Today I’m going to take a look at the flip side of “Machines That Know“.  What are the bad unintended consequences of having machines that can recognize objects, people and emotions?

The assumptions for the technology will be the same as the “10 Good Things“.   First, cameras are ubiquitous in public areas (roads, malls, businesses, schools, etc).  The second assumption is the information collected from cameras (the data) is easily accessible by anyone, but not the raw feeds (the video).  So you can’t sit and watch a particular camera to spy on someone.  Third, everyone has an iPhone or similar travelling computer to access the data (with the appropriate apps).

Ten Bad Uses for “Machines That Know”

1) Lift personal information and passwords when using kiosks (ATMs and credit cards).

2) Corporations can track individual tastes and spending habits to maximize profit on you, because they would know what you were willing to pay.

3) Government used data to decide if you might be about to perform a crime based on your facial expression (i.e. Minority Report or the TV series Lie To Me).

4) Estranged parents using the information trail to find the best place to snatch their children.

5) Churches checking up on their members to make sure they are not “sinning”.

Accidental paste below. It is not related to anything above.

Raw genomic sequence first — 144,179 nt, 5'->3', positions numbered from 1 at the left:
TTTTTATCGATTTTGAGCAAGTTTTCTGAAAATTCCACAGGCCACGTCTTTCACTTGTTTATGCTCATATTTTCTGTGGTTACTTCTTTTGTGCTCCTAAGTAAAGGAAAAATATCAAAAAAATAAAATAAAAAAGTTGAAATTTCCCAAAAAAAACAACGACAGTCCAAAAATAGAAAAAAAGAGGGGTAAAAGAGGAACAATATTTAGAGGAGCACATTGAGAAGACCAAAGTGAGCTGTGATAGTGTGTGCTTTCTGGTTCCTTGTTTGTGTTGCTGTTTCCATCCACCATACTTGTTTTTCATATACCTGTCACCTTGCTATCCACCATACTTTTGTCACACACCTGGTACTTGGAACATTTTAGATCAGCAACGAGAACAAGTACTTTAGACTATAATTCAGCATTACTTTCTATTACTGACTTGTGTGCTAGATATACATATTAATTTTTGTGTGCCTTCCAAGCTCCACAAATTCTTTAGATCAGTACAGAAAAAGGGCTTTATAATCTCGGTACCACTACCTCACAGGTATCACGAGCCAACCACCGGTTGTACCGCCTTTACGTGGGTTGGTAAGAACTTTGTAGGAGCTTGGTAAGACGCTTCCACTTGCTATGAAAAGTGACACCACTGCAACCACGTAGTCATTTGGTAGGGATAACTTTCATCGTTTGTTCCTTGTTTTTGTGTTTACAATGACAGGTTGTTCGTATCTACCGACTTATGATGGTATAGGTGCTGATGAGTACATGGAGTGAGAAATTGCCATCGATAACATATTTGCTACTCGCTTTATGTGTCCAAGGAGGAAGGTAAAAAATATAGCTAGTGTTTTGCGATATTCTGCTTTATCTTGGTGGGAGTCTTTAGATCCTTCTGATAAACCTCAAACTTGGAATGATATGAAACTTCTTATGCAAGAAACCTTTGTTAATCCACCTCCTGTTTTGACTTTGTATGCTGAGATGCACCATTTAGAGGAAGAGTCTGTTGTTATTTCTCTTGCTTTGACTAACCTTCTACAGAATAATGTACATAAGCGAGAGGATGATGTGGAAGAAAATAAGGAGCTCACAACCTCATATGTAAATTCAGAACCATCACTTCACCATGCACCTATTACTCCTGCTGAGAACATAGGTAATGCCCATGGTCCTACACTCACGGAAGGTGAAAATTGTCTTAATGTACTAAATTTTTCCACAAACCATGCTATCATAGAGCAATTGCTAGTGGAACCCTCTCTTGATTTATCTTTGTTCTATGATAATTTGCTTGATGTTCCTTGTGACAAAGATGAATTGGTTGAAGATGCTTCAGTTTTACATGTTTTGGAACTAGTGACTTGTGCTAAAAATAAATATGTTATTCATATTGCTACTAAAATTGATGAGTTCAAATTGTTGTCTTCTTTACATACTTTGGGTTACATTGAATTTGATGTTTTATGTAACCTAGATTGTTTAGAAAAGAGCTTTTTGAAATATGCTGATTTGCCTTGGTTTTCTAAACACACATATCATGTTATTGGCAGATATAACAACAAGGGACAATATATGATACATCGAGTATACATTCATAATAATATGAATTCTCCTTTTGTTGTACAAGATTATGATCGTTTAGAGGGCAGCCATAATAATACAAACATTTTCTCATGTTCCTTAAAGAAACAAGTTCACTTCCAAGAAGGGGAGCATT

6) Employers checking up on their employees to make sure they aren’t violating contracts.

7) Used to cheat in card games because “tells” could be identified by programs.

8 ) Stalk someone, and send them messages saying “I know you were <insert location>”. 

9) Health insurance keeping tabs on people for bad habits (smoking, eating fast food, etc) and increasing rates when found doing too many “bad” things.

10) Employers checking facial expressions for happiness quotient during customer interactions.  (ie – smiling)


The key misuse of the information in the “bad” list, as opposed to the “good” list, is that the data is tied directly to an individual.  When someone else can access your personal information, then they can make many assumptions, good or bad, about you without you getting a chance to correct them. 

It is my belief that personal data in the Internet age should be owned by the individual.  Generalized data is free to be used by anyone, so long as it is not tied to an individual.  If personal data is allowed to be used by anyone, then I believe that usage will impose on a person’s free will.

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About the Author Thomas K. Carpenter

Thomas K. Carpenter is a full time author with over 50 independently published books.  He has also sold numerous short stories to various publications including Ellory Queen Mystery Magazine, Alfred Hitchcock, Galaxy's Edge and others.  He is most known for his multi-series universe The Hundred Halls which currently includes over 25 books.

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